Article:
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Communities Based on Chemosynthesis in Hydrothermal Vents

Updated on January 26, 2018
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The author is a lover of nature and technology. He has been an online writer since 2009.


Chemosynthesis | Source

What is Chemosysnthesis?

Chemosysnthesis is a life process by which ocean organisms make use of chemical energy found in the deep ocean to create organic molecules. As opposed to photosynthesis , which converts sunlight into organic energy, deep sea communities use a process known as chemosynthesis, which consists in the manufacture of carbohydrates and other organic compounds from the oxidation of sulfates.

The process of chemosynthesis may occur in regions of the ocean floor where sunlight is scarce and those communities living in such depths depend on the energy found on sulfate and methane, which is utilized by microbes, which in turn, create a symbiotic relationship with higher marine life in the ocean floor in order to thrive

Chemosynthesis and photosynthesis

All organisms depending on photosynthesis use solar energy to turn carbon dioxide and water into glucose and oxygen.

Most of the energy used by living organisms in the planet comes from the sun. Plants produce energy by converting sunlight into chemical energy which is then used by other organisms on the planet. This process of converting sunlight energy into chemical energy is known as photosynthesis. And is the only process known until about a few decades.

There is another form in which organisms use chemicals to produce energy (food). This occurs in the bottom of the ocean where sunlight cannot penetrate around hydrothermal vents. Hydrothermal vents are fissures in the earth´s crust due to tectonism. It´s around these vents that bacteria and archaea use the chemicals dissolved from the vents, turning them into energy that other submarine organisms, including giant tube worms, shrimp, limpets and clams feed on.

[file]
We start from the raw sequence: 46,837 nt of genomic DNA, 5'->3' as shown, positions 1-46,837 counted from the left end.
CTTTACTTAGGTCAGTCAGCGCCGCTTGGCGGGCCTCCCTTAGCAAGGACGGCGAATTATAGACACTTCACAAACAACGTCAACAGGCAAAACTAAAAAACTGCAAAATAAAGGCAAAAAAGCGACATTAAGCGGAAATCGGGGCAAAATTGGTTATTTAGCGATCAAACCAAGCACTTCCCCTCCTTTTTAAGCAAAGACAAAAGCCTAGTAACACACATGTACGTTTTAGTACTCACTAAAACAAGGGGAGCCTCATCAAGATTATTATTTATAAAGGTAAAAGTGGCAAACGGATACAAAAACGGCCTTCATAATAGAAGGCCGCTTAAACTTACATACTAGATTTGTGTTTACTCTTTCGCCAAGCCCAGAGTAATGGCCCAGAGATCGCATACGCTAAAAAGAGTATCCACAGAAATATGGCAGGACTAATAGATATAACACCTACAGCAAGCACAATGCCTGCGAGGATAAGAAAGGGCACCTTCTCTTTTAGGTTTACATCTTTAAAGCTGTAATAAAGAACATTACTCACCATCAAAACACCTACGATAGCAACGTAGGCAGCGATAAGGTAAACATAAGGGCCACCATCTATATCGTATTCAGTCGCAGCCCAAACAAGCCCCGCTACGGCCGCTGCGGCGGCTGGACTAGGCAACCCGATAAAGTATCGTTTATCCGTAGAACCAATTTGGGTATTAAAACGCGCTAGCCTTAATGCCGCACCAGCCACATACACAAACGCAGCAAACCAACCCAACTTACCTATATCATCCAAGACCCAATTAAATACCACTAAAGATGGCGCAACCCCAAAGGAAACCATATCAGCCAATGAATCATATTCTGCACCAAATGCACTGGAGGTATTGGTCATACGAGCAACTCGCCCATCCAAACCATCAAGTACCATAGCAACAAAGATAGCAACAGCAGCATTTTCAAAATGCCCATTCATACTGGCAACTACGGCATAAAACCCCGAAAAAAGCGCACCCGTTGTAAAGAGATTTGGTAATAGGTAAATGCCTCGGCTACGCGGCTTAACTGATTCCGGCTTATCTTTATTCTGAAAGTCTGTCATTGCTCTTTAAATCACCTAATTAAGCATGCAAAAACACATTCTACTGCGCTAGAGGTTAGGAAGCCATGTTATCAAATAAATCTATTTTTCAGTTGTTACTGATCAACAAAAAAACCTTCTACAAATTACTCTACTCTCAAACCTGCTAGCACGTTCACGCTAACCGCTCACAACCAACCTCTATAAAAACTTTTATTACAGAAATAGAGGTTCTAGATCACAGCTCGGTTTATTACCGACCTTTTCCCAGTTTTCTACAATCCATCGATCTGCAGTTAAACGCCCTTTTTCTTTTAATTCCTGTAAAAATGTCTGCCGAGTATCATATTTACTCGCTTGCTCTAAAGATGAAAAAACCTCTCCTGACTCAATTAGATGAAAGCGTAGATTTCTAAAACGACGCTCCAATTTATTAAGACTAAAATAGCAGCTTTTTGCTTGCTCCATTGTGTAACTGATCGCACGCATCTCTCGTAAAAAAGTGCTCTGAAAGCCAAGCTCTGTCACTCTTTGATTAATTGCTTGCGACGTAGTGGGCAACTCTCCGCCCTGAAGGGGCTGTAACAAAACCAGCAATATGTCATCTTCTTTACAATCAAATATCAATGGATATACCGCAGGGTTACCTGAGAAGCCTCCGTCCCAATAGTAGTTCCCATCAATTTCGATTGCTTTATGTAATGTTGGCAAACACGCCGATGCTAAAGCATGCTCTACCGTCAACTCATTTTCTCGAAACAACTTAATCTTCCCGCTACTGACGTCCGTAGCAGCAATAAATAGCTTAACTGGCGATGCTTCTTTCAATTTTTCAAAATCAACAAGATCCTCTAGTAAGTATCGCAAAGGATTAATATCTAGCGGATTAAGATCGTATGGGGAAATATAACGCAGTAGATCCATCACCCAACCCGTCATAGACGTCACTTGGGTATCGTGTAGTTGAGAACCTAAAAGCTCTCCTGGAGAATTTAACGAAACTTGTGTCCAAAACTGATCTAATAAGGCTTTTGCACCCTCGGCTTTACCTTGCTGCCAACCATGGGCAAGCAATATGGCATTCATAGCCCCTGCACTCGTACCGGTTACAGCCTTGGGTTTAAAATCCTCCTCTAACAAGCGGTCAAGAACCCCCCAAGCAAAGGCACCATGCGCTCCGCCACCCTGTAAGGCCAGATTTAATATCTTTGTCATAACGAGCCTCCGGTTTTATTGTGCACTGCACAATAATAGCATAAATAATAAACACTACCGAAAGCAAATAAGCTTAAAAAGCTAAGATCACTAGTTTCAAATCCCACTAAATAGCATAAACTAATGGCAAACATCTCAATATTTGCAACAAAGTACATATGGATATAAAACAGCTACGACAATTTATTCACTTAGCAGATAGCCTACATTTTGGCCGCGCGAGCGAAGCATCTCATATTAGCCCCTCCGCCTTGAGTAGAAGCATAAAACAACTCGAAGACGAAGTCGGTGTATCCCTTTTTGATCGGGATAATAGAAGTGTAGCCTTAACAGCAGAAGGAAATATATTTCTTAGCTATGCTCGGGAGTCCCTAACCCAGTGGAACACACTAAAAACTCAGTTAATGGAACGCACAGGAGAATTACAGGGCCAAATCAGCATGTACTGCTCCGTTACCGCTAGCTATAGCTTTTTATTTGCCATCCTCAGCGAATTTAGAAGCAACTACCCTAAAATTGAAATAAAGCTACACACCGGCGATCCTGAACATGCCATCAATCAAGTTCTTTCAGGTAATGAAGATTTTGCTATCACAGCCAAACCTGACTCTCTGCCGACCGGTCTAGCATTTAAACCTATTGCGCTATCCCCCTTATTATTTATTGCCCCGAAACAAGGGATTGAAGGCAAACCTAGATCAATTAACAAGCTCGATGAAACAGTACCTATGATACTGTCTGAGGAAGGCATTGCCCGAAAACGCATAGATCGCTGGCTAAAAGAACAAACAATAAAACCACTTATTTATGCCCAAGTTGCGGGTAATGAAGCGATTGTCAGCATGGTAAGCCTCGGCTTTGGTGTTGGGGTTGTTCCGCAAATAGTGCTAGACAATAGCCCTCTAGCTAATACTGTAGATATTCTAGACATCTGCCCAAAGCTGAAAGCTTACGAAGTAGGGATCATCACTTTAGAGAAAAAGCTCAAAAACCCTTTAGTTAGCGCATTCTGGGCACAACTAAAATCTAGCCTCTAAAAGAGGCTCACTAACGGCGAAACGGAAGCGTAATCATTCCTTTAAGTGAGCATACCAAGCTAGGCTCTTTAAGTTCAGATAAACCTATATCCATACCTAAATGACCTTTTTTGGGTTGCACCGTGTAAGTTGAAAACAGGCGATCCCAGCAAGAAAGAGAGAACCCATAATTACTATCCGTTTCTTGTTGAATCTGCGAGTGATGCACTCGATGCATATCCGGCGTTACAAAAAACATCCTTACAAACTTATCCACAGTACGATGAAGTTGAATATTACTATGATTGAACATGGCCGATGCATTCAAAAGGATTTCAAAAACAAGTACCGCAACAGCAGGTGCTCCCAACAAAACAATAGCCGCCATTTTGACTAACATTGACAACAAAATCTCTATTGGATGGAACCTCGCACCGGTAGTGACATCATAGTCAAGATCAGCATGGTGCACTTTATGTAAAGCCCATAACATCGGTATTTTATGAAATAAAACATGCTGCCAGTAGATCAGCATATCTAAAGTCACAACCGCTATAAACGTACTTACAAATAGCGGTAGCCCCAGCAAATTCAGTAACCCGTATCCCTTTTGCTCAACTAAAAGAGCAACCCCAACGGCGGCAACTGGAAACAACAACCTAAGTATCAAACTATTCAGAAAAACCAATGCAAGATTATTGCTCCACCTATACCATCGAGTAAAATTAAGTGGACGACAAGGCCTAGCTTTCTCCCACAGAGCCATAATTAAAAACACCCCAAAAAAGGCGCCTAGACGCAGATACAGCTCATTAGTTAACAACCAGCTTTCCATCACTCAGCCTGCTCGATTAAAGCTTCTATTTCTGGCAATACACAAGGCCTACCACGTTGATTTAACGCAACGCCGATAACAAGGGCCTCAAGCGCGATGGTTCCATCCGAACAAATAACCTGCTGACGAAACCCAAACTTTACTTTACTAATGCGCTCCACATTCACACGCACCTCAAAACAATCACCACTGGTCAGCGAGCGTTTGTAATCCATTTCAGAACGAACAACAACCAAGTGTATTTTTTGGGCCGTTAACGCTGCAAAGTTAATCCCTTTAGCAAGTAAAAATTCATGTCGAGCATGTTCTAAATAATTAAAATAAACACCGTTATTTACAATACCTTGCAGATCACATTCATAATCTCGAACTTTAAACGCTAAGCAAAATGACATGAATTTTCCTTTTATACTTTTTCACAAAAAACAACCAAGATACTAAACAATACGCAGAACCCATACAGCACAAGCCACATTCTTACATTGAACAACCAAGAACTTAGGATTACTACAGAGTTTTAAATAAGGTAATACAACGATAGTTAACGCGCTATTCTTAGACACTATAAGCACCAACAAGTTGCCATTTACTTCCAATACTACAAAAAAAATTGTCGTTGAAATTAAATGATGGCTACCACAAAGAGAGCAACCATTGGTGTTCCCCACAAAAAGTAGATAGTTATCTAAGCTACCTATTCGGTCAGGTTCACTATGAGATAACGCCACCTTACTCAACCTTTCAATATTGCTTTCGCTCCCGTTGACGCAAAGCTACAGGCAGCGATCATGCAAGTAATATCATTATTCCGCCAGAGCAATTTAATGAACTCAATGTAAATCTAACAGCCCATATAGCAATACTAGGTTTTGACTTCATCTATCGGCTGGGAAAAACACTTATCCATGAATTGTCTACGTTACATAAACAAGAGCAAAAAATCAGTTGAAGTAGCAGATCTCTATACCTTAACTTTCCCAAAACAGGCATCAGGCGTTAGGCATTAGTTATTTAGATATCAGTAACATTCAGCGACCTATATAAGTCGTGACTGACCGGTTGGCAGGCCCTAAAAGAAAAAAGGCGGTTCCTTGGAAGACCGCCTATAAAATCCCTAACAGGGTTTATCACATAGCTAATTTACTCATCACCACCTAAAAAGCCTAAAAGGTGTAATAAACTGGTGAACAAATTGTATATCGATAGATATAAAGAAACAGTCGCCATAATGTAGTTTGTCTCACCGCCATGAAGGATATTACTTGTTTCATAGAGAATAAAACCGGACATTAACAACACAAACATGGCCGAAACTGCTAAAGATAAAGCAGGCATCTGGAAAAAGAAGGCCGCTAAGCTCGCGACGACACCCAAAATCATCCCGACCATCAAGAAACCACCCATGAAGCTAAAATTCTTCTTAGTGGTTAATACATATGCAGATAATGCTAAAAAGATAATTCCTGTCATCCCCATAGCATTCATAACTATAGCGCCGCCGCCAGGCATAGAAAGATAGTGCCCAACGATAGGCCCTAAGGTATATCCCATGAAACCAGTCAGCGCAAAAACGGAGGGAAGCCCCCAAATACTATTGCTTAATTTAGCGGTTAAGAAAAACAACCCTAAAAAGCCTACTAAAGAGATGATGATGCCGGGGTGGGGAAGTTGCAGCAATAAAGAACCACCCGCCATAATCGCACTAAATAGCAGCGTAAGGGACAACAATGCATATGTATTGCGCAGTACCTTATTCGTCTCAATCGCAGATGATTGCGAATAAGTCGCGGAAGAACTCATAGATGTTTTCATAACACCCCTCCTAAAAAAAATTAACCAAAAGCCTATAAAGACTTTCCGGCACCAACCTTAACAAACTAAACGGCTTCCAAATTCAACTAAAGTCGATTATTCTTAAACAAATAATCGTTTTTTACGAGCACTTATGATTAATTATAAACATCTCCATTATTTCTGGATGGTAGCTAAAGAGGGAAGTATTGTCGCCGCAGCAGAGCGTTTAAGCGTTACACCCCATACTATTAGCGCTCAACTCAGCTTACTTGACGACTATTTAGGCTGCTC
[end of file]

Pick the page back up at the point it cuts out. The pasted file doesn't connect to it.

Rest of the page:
Hydrothermal Vent

Hydrothermal Vent
Hydrothermal Vent | Source

Hydrotermal Vents

Chemosynthesis occurs in hydrotermal vents in the deep ocean floor at very high temperatures and total absence of sunlight, but it can also occur in cold seeps, whale falls and wood falls which are the carcase of whales and trees respectively, deposited in the ocean floor. A hydrotermal vent develops when magma and lava seep through the fissures in the Earth´s crust, discharging chemical-rich compounds which are utilized by bacteria to produce organic compounds which can sustain diverse ocean communities and higher deep sea organisms.

Alvin Submersible

Alvin Submersible
Alvin Submersible | Source

Discovery of Hydrothermal Vents

It was in the 1970s that oceanographers studying the deep ocean floor with the use of submersibles discovered rich clusters of marine life thriving in the deep ocean floor.

These communities of marine life did not depend on the sun´s light but by the oxidation of of chemical compounds seeping from the deep ocean crust. These microorganisms (bacteria) were discovered flourishing in the vecinity of hydrotermal vents in the ocean floor.

Extremophiles Trapped in ice cores and Extreme Hot Places

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Extremophiles | Source
Extremophiles | Source


Organisms that utilize chemosynthesis to obtain their energy are known as extremophiles. Extremophiles are able to withstand physical or geothermically extreme conditions, such as very cold or very hot living conditionss., Such extreme living conditions are considered detrimental to most other life organisms on earth. These enduring organisms engage in symbiotic or parasistic relationships in order to survive.

Entire ecosystems based on chemosynthesis thrive around deep ocean springs, where methane, hydrogen sulfide, among other hydrocarbon-rich compounds seep out from the ocean floor crust. Bacteria clustered on the rocks around the vents in thick orange and white mats, use hydrogen sulfide gushing from the vents and oxidize it into sulfur. They use the energy released to combine carbon, oxygen and hydrogen into hydrocarbons, which is the driving power of these communities.